TV'S SAVIOR?

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At first glance, TV seemed like it was in big trouble.

When General Motors Corp. and Procter & Gamble Co.-the top two buyers of TV advertising-said in 2005 that they would spend considerably less on TV commercials in the coming years and devote more dollars to nontraditional marketing, the announcement caused a stir at the major broadcast networks. Would other advertisers follow?

But as it turns out, such nontraditional marketing has been a boon to the traditional medium of television in the form of product placement and integrations, tie-ins, and promotions.

The number of TV product placements jumped 30% in 2005 to 106,808, according to Nielsen Monitor-Plus' Place*Views tracking service. Reality shows accounted for seven of the top 10 shows with the most placements.

In recent examples, GM has used primarily appearances within shows like CBS' "Survivor" and NBC's "Las Vegas," as well as launching a micro-series called "The Courier" on CBS, to unveil the Pontiac Torrent sport-utility vehicle. Pontiac used NBC's "The Apprentice" to launch its Solstice roadster.

The movie screen long dominated the discussion of such tactics, but in the last several years, TV has elbowed its way into the spotlight with sponsor-laden hits like reality shows "The Apprentice," "American Idol" and "Survivor," as well as scripted fare like "24," "Desperate Housewives" and "American Dreams." Programs have integrated into their sets and story lines such venerable brands as Tide, Crest, Coca-Cola, Sears, Ford, Toyota, Nissan and Campbell's soup.

Despite all this activity, there are no clear estimates yet of the total value of product placements and tie-ins on TV, film or other media. Researcher PQ Media puts the value at $4.2 billion in 2005. However, it says the number of placements actually paid for was about 29% in 2004.

That level of activity is not expected to end anytime soon.

"Film hasn't gotten harder than it has been," says Rob Donnell, president of brand entertainment company Brand Arc, which represents Toyota Motor Sales USA in Los Angeles. "It's that TV's gotten easier" as the networks themselves consider new ways to reach consumers beyond the 30-second spot.

The networks really have no choice. Unilever, for example, believes the future of marketing for its Axe line is "entertainment- and content-based," says Kevin George, director of marketing for the brand. Unilever is focused on creating "content that guys want to seek out rather than push a 30-second ad on them all the time."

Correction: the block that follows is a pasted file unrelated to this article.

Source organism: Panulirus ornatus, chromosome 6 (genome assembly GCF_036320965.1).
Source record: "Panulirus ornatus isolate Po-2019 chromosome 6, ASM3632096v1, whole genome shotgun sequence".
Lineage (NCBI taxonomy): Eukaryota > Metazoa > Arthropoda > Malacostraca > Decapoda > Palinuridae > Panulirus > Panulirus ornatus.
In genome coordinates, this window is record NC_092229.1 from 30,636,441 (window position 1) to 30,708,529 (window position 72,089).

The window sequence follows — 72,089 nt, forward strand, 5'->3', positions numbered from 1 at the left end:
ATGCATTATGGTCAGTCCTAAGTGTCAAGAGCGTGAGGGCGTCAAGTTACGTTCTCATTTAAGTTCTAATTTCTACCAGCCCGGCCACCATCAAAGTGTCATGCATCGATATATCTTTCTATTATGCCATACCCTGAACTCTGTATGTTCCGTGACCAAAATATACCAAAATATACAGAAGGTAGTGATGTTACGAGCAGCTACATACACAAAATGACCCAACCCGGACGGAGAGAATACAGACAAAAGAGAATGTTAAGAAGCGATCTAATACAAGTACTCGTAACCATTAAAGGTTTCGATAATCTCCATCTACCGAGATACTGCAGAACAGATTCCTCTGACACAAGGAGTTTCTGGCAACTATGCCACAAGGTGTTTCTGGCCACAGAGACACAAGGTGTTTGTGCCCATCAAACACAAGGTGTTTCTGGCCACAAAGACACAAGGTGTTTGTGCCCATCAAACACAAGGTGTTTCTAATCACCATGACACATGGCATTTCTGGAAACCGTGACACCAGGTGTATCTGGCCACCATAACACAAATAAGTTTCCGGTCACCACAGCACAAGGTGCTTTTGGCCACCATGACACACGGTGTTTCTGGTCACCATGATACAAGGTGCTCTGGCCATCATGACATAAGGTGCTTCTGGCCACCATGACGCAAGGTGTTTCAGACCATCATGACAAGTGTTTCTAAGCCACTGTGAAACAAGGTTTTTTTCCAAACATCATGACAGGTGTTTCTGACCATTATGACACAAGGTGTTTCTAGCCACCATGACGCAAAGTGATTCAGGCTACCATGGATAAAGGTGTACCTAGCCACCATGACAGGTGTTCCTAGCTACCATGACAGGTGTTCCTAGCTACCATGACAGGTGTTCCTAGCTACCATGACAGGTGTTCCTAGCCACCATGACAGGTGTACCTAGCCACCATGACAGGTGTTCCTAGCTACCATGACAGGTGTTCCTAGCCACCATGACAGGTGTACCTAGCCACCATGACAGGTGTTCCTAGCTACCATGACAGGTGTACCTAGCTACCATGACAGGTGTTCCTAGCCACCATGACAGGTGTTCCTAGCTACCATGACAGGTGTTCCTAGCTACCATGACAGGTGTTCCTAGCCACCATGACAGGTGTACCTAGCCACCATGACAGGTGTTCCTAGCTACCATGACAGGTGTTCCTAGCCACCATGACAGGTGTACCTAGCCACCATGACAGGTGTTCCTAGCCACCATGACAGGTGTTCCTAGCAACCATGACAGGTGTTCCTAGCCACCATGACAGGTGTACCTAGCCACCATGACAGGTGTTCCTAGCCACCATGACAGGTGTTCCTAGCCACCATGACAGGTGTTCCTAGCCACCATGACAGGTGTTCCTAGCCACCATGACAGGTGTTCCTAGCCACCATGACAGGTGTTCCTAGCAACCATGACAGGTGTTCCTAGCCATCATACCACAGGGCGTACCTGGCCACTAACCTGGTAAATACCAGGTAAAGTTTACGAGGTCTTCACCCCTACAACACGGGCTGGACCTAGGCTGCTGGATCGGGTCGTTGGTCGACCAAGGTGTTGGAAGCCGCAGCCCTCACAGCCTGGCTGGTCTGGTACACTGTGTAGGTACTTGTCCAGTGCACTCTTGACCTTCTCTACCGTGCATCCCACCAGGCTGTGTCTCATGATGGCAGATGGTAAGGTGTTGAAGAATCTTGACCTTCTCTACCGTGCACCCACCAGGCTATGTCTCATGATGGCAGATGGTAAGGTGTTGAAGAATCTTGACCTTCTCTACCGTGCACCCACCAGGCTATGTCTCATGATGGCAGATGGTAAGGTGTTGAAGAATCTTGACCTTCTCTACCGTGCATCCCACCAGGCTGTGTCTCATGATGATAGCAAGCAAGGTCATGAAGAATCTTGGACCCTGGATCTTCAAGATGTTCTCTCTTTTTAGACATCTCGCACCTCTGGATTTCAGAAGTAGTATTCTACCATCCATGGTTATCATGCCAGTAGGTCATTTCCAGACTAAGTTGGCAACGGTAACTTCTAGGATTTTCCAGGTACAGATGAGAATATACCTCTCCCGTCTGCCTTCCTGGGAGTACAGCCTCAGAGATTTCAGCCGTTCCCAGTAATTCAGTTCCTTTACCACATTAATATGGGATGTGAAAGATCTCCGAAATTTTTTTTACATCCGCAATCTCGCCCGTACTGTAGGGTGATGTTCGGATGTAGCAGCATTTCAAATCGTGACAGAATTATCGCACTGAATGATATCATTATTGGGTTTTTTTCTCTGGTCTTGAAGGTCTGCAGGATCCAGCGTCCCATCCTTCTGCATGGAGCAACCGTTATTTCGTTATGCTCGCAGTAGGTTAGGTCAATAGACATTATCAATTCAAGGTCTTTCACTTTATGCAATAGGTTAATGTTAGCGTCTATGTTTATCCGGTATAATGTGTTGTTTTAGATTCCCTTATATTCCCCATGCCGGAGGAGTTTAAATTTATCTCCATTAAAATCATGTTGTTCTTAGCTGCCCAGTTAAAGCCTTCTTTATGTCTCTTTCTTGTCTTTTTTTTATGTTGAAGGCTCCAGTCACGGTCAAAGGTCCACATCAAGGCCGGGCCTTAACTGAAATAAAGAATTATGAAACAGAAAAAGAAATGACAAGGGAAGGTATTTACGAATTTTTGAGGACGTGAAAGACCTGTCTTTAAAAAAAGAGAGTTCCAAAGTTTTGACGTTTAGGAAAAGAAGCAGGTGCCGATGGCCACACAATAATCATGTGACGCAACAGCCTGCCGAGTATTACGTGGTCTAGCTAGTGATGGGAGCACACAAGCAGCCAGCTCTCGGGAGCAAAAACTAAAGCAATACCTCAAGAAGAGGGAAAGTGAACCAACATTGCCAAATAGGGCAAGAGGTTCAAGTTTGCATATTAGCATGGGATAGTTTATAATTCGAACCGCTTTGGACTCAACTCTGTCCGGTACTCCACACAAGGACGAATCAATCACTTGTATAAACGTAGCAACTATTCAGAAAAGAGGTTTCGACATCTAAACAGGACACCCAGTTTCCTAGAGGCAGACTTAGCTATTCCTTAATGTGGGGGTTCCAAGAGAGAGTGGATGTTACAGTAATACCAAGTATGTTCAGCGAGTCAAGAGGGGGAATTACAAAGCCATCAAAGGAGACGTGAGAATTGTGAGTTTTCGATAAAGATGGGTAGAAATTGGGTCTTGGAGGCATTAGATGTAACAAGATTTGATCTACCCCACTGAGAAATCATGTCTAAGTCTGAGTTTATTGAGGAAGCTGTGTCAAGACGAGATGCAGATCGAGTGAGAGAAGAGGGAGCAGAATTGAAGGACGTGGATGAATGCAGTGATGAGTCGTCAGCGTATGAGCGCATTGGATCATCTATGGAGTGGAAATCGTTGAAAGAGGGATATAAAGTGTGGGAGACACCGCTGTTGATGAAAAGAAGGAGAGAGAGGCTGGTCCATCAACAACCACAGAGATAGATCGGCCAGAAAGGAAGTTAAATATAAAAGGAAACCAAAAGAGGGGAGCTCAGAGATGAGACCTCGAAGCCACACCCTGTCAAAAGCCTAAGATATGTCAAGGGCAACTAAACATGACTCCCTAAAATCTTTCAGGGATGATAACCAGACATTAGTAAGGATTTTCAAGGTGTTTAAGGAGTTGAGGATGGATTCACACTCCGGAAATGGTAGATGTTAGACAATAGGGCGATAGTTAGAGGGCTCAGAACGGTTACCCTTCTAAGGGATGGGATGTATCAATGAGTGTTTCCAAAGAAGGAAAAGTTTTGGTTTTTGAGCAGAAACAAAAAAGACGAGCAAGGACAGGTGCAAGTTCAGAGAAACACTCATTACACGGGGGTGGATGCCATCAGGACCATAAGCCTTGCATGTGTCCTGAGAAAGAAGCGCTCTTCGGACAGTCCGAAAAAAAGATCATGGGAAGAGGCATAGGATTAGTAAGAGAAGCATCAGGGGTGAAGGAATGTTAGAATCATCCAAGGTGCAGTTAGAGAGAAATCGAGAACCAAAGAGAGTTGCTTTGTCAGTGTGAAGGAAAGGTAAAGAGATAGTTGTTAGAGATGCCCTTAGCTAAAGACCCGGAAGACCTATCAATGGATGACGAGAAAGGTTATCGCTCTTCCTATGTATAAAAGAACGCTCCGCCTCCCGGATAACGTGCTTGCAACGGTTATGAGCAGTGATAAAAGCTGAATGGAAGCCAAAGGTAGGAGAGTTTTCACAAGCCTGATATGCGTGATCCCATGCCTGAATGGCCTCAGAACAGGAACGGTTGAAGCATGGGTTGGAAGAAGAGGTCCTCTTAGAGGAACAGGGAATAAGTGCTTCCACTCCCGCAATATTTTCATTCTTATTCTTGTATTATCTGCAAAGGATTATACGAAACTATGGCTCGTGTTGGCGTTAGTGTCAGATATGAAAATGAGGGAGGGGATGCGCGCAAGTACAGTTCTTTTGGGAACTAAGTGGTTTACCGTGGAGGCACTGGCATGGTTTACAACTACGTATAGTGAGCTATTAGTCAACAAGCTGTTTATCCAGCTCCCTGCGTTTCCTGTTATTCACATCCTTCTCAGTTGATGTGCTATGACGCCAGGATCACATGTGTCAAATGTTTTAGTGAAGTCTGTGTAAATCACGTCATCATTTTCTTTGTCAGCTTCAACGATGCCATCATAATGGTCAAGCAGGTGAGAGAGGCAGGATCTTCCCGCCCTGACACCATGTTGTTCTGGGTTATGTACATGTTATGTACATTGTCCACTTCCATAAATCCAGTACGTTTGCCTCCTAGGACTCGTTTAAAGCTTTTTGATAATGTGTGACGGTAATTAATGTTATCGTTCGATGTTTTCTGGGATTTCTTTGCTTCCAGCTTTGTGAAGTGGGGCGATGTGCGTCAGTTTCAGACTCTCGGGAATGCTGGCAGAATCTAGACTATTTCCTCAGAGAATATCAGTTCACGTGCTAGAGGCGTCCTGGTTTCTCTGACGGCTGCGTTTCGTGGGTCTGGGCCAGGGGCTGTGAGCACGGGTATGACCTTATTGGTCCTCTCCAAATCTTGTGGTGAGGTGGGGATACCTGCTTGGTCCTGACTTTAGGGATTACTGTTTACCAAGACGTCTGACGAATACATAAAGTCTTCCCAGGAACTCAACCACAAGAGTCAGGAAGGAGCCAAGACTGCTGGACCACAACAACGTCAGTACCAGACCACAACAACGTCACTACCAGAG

Besides producing a video game, Web series and short films for Axe, Unilever has produced an MTV show called "The Gamekillers."

The networks and advertisers have relationships that go back decades, and advertisers aren't ready to cut that cord just yet. Marketers understand how TV works, executives say, because they're already dealing with the networks as advertisers.

"There's a comfort level that exists between advertisers and networks that doesn't exist between them and the film studios," Mr. Donnell says. In addition, TV shows still generate millions of loyal viewers-just look at the 30 million-plus viewers per episode of Fox's "American Idol," with its Coca-Cola tie-in. A product tie-in can run throughout an entire season.

Marketers say TV also has proved more attractive because of its shorter production cycles. An integration can appear in a TV show within weeks or a few months of the show being shot, vs. 18 months for a film.

"It's a challenge that some people can overcome and some people cannot," says Stephanie Sperber, exec VP at Universal Studios Partnerships, the unit specializing in such deals for the NBC Universal-owned studio. "The film production cycle isn't going to change anytime soon. It's all about brands that have bought into the notion that movie entertainment is a powerful marketing tool and can make the early commitment."

The TV networks can't take it easy, however. The movie studios, veterans of product placement deals and other marketer tie-ins, are refining their pitches.

The studios have moved beyond just giving marketers the rights to use film clips in their ads, executives around town say. Moviemakers are now sharing more assets than they have before-including working with stars-and are tagging media with marketing messages. They're also looking at DVD releases as another way to work with marketers.

"We're leveraging our media that will help marketers meet their objectives," says Ms. Sperber, whose company hosts an annual event in May in which it meets with marketers to promote Universal Studios' upcoming films and tie-in opportunities.

Marketers, however, cite as potential drawbacks the often short release window for a film-sometimes in theaters for just six weeks-and not knowing how a DVD might sell months later. Release dates can also shift, affecting the timing of a planned promotional campaign. And then there's the question of how a studio might promote a film, strategy that isn't always shared with a promotional partner.

"All those things contribute more into a riskier environment in an advertiser's perspective," Mr. Donnell says.

But it's not just a struggle for attention between the cinema and TV screen. Marketers now have to consider new ways to spend their nontraditional ad dollars. Distribution outlets for digital entertainment like cellphones, video iPods and broadband video on the Internet are generating interest among advertisers as new venues for branded entertainment.

"No one should get very comfortable," says one network executive. "When it comes to branded entertainment, television's doing very well right now, but that could all change very quickly."

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